Deal structure could be a challenge, however. “As ESG continues to dominate the headlines from both a global-corporate and private-equity perspective, the challenge for many deal makers is to formulate an M&A strategy that can adapt to meet the needs of the buyers,” Byrne says. “Innovation underpins the growth of renewable energy and investors need to recognise the balance between the long-term nature of infrastructure and the disruption of new technologies. And while sustainability goals and targets are set at global and local levels, regulators and government support schemes are only catching up, which makes it harder for valuations and funding structures to be agreed.”

These challenges are not having a negative effect on valuations, however. “We are seeing premium valuations for companies involved in renewables and the broad green agenda,” says Deloitte corporate finance partner Anya Cummins.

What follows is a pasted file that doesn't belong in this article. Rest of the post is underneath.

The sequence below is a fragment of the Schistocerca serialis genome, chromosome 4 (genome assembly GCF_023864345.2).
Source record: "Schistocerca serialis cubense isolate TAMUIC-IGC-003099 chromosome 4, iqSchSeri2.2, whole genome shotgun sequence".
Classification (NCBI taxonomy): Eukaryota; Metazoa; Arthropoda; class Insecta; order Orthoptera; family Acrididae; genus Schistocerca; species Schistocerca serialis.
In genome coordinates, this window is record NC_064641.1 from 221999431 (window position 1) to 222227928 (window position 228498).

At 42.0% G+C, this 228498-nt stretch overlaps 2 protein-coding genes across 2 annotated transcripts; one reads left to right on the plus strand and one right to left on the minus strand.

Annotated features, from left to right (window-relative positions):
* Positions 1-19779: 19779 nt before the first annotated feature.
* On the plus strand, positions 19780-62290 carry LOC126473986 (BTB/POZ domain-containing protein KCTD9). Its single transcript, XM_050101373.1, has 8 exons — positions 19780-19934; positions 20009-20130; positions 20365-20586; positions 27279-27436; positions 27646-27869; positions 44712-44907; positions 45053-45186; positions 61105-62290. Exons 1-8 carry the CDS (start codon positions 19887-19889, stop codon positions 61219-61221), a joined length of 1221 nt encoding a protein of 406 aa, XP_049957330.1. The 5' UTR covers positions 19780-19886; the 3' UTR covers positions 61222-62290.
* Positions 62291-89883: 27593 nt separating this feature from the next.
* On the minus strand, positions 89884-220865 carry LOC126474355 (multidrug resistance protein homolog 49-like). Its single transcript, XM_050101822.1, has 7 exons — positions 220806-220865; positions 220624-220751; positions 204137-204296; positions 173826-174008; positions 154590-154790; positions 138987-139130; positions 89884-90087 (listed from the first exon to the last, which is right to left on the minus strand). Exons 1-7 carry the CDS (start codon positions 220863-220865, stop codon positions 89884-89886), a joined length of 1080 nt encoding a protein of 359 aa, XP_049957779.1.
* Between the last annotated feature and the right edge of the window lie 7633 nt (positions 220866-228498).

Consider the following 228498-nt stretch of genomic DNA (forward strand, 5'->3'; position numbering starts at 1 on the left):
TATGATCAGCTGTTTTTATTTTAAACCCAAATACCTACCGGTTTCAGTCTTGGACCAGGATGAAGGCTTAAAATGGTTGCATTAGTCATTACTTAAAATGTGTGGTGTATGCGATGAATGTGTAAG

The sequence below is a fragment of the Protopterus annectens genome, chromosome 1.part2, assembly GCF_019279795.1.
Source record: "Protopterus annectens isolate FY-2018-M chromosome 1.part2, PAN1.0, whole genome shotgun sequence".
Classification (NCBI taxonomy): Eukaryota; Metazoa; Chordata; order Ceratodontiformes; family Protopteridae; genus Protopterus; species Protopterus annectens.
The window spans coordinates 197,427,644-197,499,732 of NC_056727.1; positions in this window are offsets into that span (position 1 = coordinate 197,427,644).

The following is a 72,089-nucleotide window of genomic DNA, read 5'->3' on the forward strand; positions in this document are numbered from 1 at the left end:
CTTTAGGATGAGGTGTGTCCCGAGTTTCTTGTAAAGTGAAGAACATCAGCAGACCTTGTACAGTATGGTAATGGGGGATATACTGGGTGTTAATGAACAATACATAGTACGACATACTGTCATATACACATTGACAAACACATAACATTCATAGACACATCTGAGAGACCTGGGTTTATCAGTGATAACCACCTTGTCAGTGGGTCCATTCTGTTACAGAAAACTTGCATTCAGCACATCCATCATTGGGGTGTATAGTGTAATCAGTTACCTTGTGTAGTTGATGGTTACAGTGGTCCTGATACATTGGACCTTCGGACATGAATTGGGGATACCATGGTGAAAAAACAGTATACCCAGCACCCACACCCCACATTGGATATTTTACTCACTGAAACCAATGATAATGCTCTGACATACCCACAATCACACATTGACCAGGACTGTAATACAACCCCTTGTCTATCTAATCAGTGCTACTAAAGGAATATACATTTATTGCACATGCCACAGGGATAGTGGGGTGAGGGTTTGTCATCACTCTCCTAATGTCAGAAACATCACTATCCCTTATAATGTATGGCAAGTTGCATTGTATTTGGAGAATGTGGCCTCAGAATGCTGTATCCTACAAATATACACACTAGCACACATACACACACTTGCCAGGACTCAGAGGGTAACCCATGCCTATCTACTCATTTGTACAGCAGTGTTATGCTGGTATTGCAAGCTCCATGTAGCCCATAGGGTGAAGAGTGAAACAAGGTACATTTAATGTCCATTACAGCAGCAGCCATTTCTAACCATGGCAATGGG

Sustainability is also being taken into account for deals across the M&A spectrum. “Sustainability is part of due diligence no matter what you are buying and ESG will affect valuations,” she says.

ESG score

In effect, all companies regardless of sector now have an ESG score, and a low score will depress their value. “All businesses now need to have clear sustainability programmes and policies. The sustainability of their products and processes, how they engage with employees and contractors, and governance issues like cybersecurity, bribery and corruption, and diversity policies all matter. Buyers want to know if a company represents a business risk to them when it comes to ESG.”